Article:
13. I could have written every word of this -- the traumatic birth, the disconnect, the feeding issues, the exclusive pumping. The benefit I had was that my little guy slept 3-4 hours at night so I wasn't quite so tired. It does get better. He finally learned to nurse after 8-9 weeks, but only after lots of tears and screaming on both our parts. I did want to say, though (even though I couldn't take my own advice, so take it with a big grain of salt): it's okay to stop pumping. She will be happy and healthy on formula or donated breast milk.

  14. I offer no advice, as I know you to be a smart and educated woman who probably can find all the information needed to make good choices.

    Just wanted to say that I experienced many of the same emotions with the birth of my twin boys in January and can relate. It does get better.

  15. Dear, many fertile myrtles experience the same thing you did, regarding the bonding, operation, hormonal tsunami, everything on your list. But to have gone through the many losses and have to deal with tongue tie... Low blow, universe. Very low.
    I know how raw the feeling is to feed your baby with your milk. But when the pumping is taking so much time, you have to step back a bit and think what you would tell your best friend were she in your place. You would tell her to supplement with formula. Your baby needs a healthy and rested mummy. And sleeping for 2-3 hours will make a world of difference. Don't punish yourself, it is hard enough being a new mum.

  16. I'm in tears reading this. Like Elizabeth, I could have written it myself. We waited 8 years and had 6 losses before our wonderful wee donor egg baby arrived. It took 3 days of induction, a forceps delivery resulting in tearing and prolapse, we had HUGE breastfeeding issues, total disconnect ( which I feared might be due to him being DE - but weren't), post-natal anxiety, 5 months of colic etc. I wondered what on earth I'd been thinking of all these years wanting a baby - what had I done - I'd ruined my life! And I had no idea that this was actually "normal" - I thought I was the world's worst mum. A parade of visitors telling me that "I must be SO happy" (it felt like an order at times - you MUST be happy) really didn't help. In the end, I burst into tears on my sister who told me that I was not going mad and it was all within the bounds of normal. Almost 2 years on, I still feel a little upset, angry, sad about the birth/post-natal experience, and I still don't get enough sleep, but I am HOPELESSLY in love with my son and am certain he is the very best thing that has ever happened to me. Life is harder than it was in some ways, but it's also fuller and more fun. I also find that the years of losses come back to me and I feel a huge sense of luck and appreciation for where I am now. As my sister kept telling me - it DOES get better!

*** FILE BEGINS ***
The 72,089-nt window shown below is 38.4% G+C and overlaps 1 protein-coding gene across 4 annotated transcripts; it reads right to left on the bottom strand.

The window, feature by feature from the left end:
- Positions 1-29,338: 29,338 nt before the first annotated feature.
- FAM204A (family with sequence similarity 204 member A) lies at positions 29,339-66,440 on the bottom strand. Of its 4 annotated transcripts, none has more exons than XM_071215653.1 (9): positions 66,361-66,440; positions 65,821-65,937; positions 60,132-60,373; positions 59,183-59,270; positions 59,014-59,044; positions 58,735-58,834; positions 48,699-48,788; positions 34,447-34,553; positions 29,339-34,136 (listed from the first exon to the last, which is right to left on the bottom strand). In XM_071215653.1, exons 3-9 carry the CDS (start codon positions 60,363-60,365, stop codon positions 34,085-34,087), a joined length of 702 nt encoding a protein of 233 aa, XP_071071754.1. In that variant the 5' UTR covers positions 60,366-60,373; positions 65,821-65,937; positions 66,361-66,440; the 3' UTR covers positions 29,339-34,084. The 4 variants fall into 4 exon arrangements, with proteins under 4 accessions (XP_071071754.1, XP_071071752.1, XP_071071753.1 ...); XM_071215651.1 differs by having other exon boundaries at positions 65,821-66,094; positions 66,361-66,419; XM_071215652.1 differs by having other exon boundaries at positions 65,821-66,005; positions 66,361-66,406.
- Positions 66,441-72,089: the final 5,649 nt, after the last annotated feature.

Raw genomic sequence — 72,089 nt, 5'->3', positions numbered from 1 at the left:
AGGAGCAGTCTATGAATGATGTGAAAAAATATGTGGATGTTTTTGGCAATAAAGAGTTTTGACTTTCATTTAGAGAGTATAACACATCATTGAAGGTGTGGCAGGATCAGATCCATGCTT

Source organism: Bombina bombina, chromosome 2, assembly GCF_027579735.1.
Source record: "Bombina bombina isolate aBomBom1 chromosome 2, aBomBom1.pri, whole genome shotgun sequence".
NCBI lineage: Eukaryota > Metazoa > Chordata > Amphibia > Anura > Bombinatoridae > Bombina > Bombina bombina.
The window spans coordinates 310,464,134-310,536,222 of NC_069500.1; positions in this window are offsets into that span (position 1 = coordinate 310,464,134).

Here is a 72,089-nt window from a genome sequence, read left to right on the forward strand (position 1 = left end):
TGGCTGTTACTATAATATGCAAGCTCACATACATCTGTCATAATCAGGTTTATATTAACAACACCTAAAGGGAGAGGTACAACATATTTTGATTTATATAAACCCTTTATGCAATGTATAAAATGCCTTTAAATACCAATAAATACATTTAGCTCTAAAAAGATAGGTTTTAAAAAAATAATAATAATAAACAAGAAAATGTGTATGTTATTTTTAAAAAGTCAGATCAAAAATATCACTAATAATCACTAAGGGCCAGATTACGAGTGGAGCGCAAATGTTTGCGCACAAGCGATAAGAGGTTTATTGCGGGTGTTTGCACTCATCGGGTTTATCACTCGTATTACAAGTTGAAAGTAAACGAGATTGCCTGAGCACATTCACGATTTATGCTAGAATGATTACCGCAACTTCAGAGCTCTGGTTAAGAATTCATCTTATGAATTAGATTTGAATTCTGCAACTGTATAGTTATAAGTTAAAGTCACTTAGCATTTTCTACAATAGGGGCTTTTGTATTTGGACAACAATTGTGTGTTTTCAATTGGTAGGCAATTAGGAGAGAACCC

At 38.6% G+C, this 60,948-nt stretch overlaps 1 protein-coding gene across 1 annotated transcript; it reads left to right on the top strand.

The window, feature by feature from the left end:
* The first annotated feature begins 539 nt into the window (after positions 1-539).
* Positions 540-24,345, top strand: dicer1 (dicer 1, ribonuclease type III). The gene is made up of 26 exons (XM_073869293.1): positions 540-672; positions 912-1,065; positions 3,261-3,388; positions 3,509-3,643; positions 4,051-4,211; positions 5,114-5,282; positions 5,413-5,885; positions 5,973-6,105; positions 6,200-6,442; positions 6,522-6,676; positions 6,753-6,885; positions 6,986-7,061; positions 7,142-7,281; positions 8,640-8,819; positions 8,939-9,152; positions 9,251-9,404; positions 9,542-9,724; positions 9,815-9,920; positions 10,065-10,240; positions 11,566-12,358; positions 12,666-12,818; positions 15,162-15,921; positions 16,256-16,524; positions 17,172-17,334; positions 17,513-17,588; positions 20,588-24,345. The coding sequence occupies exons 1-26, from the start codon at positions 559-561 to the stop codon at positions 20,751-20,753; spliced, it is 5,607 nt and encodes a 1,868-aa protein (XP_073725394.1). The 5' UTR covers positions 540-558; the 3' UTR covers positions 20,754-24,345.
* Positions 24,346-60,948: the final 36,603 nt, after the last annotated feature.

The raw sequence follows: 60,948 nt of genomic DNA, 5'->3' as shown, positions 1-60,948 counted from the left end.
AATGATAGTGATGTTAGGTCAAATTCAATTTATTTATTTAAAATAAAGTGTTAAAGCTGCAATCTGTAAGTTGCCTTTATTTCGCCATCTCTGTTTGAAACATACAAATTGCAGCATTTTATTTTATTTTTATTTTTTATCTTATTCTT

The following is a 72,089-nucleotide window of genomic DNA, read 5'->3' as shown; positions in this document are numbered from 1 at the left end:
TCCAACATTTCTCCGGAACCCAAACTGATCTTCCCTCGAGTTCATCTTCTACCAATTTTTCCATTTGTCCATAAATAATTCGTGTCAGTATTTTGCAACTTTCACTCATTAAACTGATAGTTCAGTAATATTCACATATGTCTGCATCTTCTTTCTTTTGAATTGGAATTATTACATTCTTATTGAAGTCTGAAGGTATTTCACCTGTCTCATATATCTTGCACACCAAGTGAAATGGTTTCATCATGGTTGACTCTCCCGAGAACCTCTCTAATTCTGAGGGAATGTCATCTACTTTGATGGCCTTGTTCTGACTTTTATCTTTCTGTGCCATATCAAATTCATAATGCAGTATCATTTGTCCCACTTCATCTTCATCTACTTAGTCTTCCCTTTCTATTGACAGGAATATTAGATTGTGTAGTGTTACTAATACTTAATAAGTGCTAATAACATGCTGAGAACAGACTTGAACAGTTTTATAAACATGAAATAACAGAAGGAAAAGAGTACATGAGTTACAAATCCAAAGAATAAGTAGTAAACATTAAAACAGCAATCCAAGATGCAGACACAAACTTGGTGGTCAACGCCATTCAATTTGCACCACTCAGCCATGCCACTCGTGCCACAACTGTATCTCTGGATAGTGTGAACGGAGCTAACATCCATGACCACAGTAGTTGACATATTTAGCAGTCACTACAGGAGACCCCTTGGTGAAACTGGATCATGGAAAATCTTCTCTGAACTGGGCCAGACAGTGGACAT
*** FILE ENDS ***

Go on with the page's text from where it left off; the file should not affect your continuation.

17. Oh - and a really good tip from my health visitor on the feeding/pumping thing if your supply isn't brilliant: don't be tempted to skip the 3ish in the morning feed/pump - that's when your prolactin levels are at their highest and pumping or feeding in the early hours if your milk is low really helps to build your supply generally. Definitely worked for me.

  18. I'm sure you know this but your baby would be all right with formula. You need to take care of yourself. Your pumping schedule seems unsustainable. Please don't let the militant BF sources make you think you have to keep that up, use fenugreek, etched. You have gone above and beyond to give her milk and you need rest. Baby needs a healthy mama.

  19. Lurker here popping in! I'm just a wee bit older than you but my youngest "baby" is now 19. I had all 3 of my kids via c-section and I too remember the drug induced fog I was in during their deliveries. With my 3rd baby I recall looking at my husband and asking "is he out yet?", my husband said "yes, you just saw and kissed his cheek" one point I thought I saw "the light" and was dying.